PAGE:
Context: The benefit of adjuvant radiotherapy for resectable rectal cancer has been extensively studied, but data on survival are still equivocal despite a reduction in the rate of local recurrence.
Objective: To assess the effectiveness of preoperative radiotherapy followed by surgery in the reduction of overall and cancer-related mortality and in the prevention of local recurrence and distant metastases.
Data sources: Computerized bibliographic searches of MEDLINE and CANCERLIT (1970 to December 1999), including non-English sources, were supplemented with hand searches of reference lists. The medical subject headings used were rectal cancer, radiotherapy, surgery, RCT, randomized, and clinical trial.
Study selection: Studies were included if they were randomized controlled trials (RCTs) comparing preoperative radiotherapy plus surgery with surgery alone and if they included patients with resectable histologically proven rectal adenocarcinoma, without metastatic disease. Fourteen RCTs were analyzed.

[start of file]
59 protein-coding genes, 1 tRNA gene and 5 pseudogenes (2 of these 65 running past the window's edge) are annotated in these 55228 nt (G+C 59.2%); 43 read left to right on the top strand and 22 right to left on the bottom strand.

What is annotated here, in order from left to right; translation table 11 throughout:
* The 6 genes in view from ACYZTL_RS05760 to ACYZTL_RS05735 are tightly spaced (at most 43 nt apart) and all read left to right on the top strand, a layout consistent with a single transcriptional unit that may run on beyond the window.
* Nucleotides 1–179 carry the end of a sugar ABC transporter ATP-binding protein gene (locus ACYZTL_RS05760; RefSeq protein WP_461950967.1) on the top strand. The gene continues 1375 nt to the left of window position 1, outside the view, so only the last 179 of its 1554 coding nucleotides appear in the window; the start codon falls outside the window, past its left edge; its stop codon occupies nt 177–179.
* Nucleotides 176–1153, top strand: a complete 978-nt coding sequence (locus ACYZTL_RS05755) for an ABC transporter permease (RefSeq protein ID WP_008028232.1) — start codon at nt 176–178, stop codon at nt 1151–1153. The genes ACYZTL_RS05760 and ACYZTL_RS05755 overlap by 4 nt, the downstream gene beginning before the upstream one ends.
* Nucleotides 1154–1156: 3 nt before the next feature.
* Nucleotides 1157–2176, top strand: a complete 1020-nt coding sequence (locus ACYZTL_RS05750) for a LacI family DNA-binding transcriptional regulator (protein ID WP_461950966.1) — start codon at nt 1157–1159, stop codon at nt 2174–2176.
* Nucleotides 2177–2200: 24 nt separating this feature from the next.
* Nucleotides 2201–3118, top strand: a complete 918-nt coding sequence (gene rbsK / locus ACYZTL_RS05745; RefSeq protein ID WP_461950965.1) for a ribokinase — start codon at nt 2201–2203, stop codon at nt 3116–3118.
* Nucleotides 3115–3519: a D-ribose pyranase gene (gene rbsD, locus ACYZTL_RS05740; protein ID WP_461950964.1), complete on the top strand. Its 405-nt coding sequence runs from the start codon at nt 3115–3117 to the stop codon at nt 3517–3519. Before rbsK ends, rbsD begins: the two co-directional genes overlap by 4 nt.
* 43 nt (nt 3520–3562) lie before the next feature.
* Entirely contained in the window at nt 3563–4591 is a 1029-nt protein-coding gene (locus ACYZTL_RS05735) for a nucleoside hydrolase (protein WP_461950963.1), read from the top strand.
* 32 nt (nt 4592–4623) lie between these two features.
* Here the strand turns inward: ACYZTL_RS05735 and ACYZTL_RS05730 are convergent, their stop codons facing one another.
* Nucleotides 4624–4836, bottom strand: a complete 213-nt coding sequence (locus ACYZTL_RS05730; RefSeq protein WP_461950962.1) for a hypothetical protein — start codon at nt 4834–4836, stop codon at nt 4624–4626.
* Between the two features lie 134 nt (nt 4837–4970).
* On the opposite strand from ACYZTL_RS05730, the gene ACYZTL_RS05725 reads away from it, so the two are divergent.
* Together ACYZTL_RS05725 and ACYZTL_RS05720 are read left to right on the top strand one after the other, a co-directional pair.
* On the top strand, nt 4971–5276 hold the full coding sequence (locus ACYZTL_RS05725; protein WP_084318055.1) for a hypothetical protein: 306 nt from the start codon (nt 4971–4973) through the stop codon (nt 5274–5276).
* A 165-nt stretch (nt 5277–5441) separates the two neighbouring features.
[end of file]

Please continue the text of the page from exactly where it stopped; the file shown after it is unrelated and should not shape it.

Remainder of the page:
Data extraction: Data on population, intervention, and outcomes were extracted from each RCT according to the intention-to-treat method by 3 independent observers and combined using the DerSimonian and Laird method.
Data synthesis: Radiotherapy plus surgery compared with surgery alone significantly reduced the 5-year overall mortality rate (odds ratio [OR] 0.84; 95% confidence interval [CI], 0.72-0.98; P =.03), cancer-related mortality rate (OR, 0.71; 95% CI, 0.61-0.82; P<.001), and local recurrence rate (OR, 0.49; 95% CI, 0.38-0.62; P<.001). No reduction was observed in the occurrence of distant metastases (OR, 0.93; 95% CI, 0.73-1.18; P =.54).
Conclusions: In patients with resectable rectal cancer, preoperative radiotherapy significantly improved overall and cancer-specific survival compared with surgery alone. The magnitude of the benefit is relatively small and criteria are needed to identify patients most likely to benefit from adjuvant radiotherapy. JAMA. 2000;284:1008-1015